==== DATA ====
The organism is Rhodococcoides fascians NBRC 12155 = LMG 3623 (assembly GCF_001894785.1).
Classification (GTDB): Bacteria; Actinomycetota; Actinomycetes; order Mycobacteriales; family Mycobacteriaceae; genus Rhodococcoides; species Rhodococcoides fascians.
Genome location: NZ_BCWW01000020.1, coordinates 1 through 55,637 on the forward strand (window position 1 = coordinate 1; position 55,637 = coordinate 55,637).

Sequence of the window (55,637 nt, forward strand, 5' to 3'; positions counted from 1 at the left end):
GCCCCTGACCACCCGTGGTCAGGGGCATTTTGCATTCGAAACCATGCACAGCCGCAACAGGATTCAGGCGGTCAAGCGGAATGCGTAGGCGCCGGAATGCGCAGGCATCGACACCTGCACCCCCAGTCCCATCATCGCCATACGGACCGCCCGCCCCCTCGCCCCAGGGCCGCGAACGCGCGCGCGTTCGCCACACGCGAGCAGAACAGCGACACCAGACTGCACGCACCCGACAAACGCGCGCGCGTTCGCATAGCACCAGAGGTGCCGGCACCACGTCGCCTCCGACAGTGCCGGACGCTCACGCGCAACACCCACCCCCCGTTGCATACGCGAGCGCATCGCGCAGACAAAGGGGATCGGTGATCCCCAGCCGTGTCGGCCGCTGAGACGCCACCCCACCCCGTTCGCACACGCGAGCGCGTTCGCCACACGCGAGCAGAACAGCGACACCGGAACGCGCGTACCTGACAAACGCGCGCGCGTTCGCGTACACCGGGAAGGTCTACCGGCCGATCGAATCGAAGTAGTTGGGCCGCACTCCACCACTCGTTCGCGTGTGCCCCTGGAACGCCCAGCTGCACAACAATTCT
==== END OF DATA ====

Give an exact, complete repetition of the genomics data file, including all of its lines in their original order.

The organism is Rhodococcoides fascians NBRC 12155 = LMG 3623 (assembly GCF_001894785.1).
Classification (GTDB): Bacteria; Actinomycetota; Actinomycetes; order Mycobacteriales; family Mycobacteriaceae; genus Rhodococcoides; species Rhodococcoides fascians.
Genome location: NZ_BCWW01000020.1, coordinates 1 through 55,637 on the forward strand (window position 1 = coordinate 1; position 55,637 = coordinate 55,637).

Sequence of the window (55,637 nt, forward strand, 5' to 3'; positions counted from 1 at the left end):
GCCCCTGACCACCCGTGGTCAGGGGCATTTTGCATTCGAAACCATGCACAGCCGCAACAGGATTCAGGCGGTCAAGCGGAATGCGTAGGCGCCGGAATGCGCAGGCATCGACACCTGCACCCCCAGTCCCATCATCGCCATACGGACCGCCCGCCCCCTCGCCCCAGGGCCGCGAACGCGCGCGCGTTCGCCACACGCGAGCAGAACAGCGACACCAGACTGCACGCACCCGACAAACGCGCGCGCGTTCGCATAGCACCAGAGGTGCCGGCACCACGTCGCCTCCGACAGTGCCGGACGCTCACGCGCAACACCCACCCCCCGTTGCATACGCGAGCGCATCGCGCAGACAAAGGGGATCGGTGATCCCCAGCCGTGTCGGCCGCTGAGACGCCACCCCACCCCGTTCGCACACGCGAGCGCGTTCGCCACACGCGAGCAGAACAGCGACACCGGAACGCGCGTACCTGACAAACGCGCGCGCGTTCGCGTACACCGGGAAGGTCTACCGGCCGATCGAATCGAAGTAGTTGGGCCGCACTCCACCACTCGTTCGCGTGTGCCCCTGGAACGCCCAGCTGCACAACAATTCT